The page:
Tuesday, November 18, 2008


This Thanksgiving, be a kid again

I have to say Thanksgiving was my favorite holiday growing up. The family traditions during this holiday were so important during my own childhood. I am privileged to re-live these experiences and shape new ones with three beautiful blessings of my own.

Here are the ways I’ll be spending time together in the kitchen with my kids:

Creating memories not just meals. I was always in charge of helping my grandmother with her pies. I remember that special time together with her in her farmhouse in rural Pennsylvania.

The dough, I will never forget, was made from scratch. Not the kind you get from a box and roll out. (Not that there is anything wrong with that – I do it myself from time to time.) Making your own dough is a good lesson to teach. It requires patience and practice — and creates special memories.

I firmly believe that a very big part of teaching our kids to eat well involves getting them in the kitchen. My boys have had a few lessons in making dough from scratch. And not just pie dough. The dough for our cinnamon buns on Christmas morning requires extra special touches.

Making dough is a kind of parental metaphor for me. It’s hands on! It “kneads” practice and LOTS of patience. It is filled with eager anticipation, shaping and molding along the way and is completed with endless admiration and pride.

Playing with our food. Part of the experience of learning about food is play. So what fun we are going to have creating a nibbling centerpiece this year! I am partial to the Fruit Topiary we came across in Scholastic’s Parent and Child Magazine. But my boys voted for the absolutely edible vegetarian turkey from Family Fun!

Check out this link: http://jas.familyfun.go.com/recipefinder/display?id=50483.
With a melon body, a pear head and cheese and grape kabobs as feathers, what’s not to love? This is a fun way to up your family’s fruit and vegetable intake this season. I am going to find it hard to stay away from the kid’s table.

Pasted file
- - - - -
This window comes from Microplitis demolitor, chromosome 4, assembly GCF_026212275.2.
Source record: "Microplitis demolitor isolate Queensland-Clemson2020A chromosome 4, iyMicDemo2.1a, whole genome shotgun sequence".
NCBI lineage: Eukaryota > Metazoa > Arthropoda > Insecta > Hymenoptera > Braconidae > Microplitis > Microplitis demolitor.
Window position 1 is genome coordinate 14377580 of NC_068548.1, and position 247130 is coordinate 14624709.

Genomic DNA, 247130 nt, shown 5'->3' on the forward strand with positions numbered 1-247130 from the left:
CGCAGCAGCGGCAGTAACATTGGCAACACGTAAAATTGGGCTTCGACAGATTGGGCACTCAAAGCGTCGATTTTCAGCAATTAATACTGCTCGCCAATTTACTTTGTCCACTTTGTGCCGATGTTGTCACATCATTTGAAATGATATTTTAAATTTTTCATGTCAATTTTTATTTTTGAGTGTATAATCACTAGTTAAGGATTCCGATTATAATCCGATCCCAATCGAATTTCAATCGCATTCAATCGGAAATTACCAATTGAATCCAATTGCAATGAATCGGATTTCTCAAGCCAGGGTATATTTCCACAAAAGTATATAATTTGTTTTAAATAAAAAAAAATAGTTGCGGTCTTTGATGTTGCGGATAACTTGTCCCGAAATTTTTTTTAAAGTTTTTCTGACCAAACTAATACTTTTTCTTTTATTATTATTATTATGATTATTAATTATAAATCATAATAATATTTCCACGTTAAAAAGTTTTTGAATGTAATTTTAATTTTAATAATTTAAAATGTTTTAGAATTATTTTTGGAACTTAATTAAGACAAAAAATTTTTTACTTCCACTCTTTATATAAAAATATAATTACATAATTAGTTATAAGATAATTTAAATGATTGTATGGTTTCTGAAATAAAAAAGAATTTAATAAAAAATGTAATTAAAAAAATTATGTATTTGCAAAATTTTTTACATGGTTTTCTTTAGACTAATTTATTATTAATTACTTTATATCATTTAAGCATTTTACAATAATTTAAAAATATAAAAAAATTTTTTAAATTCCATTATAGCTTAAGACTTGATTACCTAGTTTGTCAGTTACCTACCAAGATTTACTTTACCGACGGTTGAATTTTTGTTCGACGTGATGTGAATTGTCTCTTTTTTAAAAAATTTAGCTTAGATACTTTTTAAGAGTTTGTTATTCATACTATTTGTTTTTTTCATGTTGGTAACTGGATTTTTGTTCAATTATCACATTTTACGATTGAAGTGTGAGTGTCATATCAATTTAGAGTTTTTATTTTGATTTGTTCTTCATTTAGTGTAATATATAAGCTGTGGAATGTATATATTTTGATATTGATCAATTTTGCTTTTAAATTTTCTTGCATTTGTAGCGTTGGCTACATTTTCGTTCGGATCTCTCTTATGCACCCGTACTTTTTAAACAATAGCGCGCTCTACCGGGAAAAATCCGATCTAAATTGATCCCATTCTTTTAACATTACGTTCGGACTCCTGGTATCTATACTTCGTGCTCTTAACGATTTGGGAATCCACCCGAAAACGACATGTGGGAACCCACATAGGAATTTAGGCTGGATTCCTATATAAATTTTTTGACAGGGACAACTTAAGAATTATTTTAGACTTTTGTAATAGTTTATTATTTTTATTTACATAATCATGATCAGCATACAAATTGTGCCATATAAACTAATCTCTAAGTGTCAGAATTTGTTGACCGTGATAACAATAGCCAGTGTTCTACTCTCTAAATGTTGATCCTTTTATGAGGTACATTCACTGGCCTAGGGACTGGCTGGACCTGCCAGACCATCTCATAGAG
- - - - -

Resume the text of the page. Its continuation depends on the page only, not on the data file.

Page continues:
A side dish their very own. Cooking instills pride. Have your child take ownership of something. We like the idea of swirling mashed white and sweet potatoes together. Peeling and mashing are kid friendly.

Have your kids name their creation something fun like “Sweet Swirly Mashers.” Or how about that plain old stuffing that my kids won’t touch. Have them recreate it with fun additions like nuts and fruit. Apples, dried cranberries and pecans or walnuts all taste spectacular together in our “whole grain fruity-nut-nut bread pie.” We bake it in a pie dish. Go on - think outside the bird!

And you don’t have to be a Mom RD (Registered Dietitian) to teach food facts along the way. While making your pumpkin pie together this year, share these fun food facts with your kids. The kitchen is a great place to teach math, build vocabulary and share important family time together. For more information on fun food facts you can share with your kids, visit kids-cooking-activities.com/food-facts.html.

Be graceful: While grace before meals is family tradition year-round in our house, it will be a top priority before our Thanksgiving meal. Being thankful should not go without being said. This year my boys are choosing their favorite grace from our collection of many books and cards we’ve read throughout the year. Some of our favorites are: 52 Ways to Say Grace by Running Press; Give me Grace by Cynthia Rylant; and 100 Graces: Mealtime Blessings by Marcia M. Kelly.

The family table: There is just something about assigning seats that brings out the kid in me. It’s another tradition I cherish to this day. I see my boys light up when it is time to set the table: “Grandma is sitting here and Uncle Pete is going to be next to me!” is music to my ears coming from the dining room. Last year we made a variation of these place gobblers from Family Fun Magazine.

Finishing touches: Yes we have all heard the advice to get out and go for a walk after our Thanksgiving meal. How many of us do it? Fortunately for kids, physical activity generally comes easy. So join in to get your turkey-stuffed self moving.

One year it was raining out and the boys took to flipping on couch cushions and dancing to the karaoke machine. You bet I joined in. They didn’t know I could cartwheel. A family game is a nice way to end the day.

E-mail me your family-friendly healthy holiday traditions. I’d love to hear from you. And have happy, healthy holidays.

Renee Frechette is a registered dietitian who serves as the outpatient oncology dietitian in the The William W. Backus Hospital’s Radiation Therapy Center. This column should not replace advice or instruction from your personal physician. E-mail Frechette and all of the Healthy Living columnists at healthyliving@wwbh.org or comment on their blog at backushospital.org.

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